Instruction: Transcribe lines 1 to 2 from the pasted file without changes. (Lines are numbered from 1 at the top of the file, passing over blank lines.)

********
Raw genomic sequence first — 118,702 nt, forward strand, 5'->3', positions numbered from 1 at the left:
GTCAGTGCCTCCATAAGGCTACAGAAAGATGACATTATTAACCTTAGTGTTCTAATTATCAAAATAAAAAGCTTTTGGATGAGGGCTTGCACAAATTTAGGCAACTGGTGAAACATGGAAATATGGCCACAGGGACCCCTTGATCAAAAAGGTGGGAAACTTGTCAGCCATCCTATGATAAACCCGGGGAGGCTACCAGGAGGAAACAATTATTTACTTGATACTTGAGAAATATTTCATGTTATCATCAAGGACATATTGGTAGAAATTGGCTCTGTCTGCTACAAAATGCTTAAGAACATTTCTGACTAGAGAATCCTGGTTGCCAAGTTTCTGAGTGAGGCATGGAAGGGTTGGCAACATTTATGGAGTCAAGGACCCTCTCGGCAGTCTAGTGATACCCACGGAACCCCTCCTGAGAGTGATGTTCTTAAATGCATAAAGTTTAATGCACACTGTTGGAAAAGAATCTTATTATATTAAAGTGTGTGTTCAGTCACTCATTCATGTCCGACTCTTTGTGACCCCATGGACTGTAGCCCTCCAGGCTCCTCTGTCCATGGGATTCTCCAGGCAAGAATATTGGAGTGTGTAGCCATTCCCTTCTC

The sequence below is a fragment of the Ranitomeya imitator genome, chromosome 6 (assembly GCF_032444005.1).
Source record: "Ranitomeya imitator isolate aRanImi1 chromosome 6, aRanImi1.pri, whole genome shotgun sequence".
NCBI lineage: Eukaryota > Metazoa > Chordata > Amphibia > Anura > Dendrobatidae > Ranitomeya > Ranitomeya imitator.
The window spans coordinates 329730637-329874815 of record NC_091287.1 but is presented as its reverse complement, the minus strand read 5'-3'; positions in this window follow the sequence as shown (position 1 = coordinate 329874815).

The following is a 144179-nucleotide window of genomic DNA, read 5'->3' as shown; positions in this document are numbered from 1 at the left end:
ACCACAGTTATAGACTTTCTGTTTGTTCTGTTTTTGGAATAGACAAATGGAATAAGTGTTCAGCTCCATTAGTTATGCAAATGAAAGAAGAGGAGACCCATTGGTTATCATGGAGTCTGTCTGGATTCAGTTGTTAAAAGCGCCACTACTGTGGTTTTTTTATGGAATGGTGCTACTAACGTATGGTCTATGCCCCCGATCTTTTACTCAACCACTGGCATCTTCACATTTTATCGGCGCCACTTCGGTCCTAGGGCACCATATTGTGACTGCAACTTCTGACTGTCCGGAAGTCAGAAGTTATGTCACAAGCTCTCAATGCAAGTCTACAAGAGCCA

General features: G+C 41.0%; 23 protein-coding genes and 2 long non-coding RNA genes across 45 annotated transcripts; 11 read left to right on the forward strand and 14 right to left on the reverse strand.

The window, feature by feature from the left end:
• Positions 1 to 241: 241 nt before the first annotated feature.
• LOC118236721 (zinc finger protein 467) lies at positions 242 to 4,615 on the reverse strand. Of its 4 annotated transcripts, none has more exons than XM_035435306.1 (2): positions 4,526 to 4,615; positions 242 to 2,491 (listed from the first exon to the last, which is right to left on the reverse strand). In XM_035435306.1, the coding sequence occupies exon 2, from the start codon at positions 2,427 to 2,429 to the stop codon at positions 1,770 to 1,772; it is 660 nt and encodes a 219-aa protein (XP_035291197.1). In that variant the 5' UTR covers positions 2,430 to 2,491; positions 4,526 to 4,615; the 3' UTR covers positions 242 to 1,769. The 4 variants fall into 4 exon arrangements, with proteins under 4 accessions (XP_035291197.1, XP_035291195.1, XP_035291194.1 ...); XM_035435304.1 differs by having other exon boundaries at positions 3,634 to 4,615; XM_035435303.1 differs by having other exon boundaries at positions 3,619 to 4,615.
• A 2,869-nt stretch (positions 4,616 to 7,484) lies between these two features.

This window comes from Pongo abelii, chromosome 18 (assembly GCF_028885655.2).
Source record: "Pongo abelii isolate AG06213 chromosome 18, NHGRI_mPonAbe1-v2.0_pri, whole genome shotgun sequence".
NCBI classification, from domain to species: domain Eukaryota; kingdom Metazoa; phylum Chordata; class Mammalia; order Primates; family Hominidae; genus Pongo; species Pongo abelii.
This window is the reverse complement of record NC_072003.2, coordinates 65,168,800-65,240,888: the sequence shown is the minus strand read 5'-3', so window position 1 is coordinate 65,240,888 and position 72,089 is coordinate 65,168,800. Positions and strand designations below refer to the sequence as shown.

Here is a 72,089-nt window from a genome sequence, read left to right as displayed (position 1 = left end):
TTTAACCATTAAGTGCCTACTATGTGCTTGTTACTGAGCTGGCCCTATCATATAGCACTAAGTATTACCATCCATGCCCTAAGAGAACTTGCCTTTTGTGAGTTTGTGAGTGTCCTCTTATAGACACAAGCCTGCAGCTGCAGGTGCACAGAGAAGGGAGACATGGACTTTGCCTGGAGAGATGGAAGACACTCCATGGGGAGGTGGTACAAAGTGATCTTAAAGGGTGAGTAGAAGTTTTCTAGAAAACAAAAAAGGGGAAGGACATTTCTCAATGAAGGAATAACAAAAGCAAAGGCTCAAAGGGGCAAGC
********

Raw genomic sequence first — 118,702 nt, forward strand, 5'->3', positions numbered from 1 at the left:
GTCAGTGCCTCCATAAGGCTACAGAAAGATGACATTATTAACCTTAGTGTTCTAATTATCAAAATAAAAAGCTTTTGGATGAGGGCTTGCACAAATTTAGGCAACTGGTGAAACATGGAAATATGGCCACAGGGACCCCTTGATCAAAAAGGTGGGAAACTTGTCAGCCATCCTATGATAAACCCGGGGAGGCTACCAGGAGGAAACAATTATTTACTTGATACTTGAGAAATATTTCATGTTATCATCAAGGACATATTGGTAGAAATTGGCTCTGTCTGCTACAAAATGCTTAAGAACATTTCTGACTAGAGAATCCTGGTTGCCAAGTTTCTGAGTGAGGCATGGAAGGGTTGGCAACATTTATGGAGTCAAGGACCCTCTCGGCAGTCTAGTGATACCCACGGAACCCCTCCTGAGAGTGATGTTCTTAAATGCATAAAGTTTAATGCACACTGTTGGAAAAGAATCTTATTATATTAAAGTGTGTGTTCAGTCACTCATTCATGTCCGACTCTTTGTGACCCCATGGACTGTAGCCCTCCAGGCTCCTCTGTCCATGGGATTCTCCAGGCAAGAATATTGGAGTGTGTAGCCATTCCCTTCTC